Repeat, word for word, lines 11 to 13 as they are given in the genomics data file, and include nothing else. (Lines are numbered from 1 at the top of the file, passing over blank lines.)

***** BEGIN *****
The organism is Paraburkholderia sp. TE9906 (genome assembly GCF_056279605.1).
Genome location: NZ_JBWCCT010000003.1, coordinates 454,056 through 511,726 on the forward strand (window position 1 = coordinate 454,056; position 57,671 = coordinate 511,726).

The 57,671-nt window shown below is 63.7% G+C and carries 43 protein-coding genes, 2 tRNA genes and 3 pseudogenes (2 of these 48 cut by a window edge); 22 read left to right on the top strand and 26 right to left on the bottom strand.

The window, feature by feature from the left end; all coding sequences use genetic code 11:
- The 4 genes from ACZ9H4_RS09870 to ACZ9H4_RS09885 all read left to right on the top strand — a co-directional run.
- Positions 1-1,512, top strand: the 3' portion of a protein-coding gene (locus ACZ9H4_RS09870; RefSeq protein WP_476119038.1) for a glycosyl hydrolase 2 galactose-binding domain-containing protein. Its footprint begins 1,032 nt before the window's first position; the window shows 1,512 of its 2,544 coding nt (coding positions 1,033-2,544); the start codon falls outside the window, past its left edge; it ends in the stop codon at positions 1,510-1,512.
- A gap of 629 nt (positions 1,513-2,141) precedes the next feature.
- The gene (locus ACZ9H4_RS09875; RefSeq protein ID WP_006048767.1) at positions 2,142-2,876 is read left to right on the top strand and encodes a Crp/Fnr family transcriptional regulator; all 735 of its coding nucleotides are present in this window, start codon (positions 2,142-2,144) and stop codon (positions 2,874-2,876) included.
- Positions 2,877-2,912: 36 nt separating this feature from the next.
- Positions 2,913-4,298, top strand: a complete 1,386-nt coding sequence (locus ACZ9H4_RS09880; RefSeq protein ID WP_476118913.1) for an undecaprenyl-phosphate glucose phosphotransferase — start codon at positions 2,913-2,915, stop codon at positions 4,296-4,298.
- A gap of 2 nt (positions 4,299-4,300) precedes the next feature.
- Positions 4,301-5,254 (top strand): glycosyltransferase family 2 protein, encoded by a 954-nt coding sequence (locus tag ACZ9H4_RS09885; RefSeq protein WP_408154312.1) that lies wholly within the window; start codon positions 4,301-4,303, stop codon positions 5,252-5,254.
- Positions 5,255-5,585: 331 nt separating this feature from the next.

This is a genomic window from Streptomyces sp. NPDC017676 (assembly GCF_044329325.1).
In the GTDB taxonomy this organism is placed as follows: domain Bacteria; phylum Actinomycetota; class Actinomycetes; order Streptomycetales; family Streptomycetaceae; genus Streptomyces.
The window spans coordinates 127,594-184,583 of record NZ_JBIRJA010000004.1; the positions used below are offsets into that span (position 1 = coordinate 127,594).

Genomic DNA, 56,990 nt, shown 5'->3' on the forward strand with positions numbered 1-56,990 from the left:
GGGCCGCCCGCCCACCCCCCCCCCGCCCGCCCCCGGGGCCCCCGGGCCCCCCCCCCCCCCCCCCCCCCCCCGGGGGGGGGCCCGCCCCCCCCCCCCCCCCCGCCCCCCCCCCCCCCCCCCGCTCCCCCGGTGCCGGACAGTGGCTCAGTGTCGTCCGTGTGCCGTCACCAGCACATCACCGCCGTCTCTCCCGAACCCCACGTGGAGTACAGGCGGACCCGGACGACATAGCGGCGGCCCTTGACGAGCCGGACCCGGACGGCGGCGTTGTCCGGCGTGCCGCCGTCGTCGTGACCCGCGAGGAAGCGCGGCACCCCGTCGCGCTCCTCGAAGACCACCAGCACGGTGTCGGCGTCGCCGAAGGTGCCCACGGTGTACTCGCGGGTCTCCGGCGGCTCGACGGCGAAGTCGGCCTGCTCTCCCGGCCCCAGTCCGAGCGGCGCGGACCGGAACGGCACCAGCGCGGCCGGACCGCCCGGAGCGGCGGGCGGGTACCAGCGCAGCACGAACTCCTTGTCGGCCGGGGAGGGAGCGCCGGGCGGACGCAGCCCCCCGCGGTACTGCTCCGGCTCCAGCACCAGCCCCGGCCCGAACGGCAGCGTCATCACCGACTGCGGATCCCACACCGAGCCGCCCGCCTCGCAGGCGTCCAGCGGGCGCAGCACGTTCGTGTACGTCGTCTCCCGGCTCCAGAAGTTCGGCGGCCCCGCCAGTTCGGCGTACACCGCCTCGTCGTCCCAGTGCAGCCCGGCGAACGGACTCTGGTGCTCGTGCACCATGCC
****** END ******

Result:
- A gap of 2 nt (positions 4,299-4,300) precedes the next feature.
- Positions 4,301-5,254 (top strand): glycosyltransferase family 2 protein, encoded by a 954-nt coding sequence (locus tag ACZ9H4_RS09885; RefSeq protein WP_408154312.1) that lies wholly within the window; start codon positions 4,301-4,303, stop codon positions 5,252-5,254.
- Positions 5,255-5,585: 331 nt separating this feature from the next.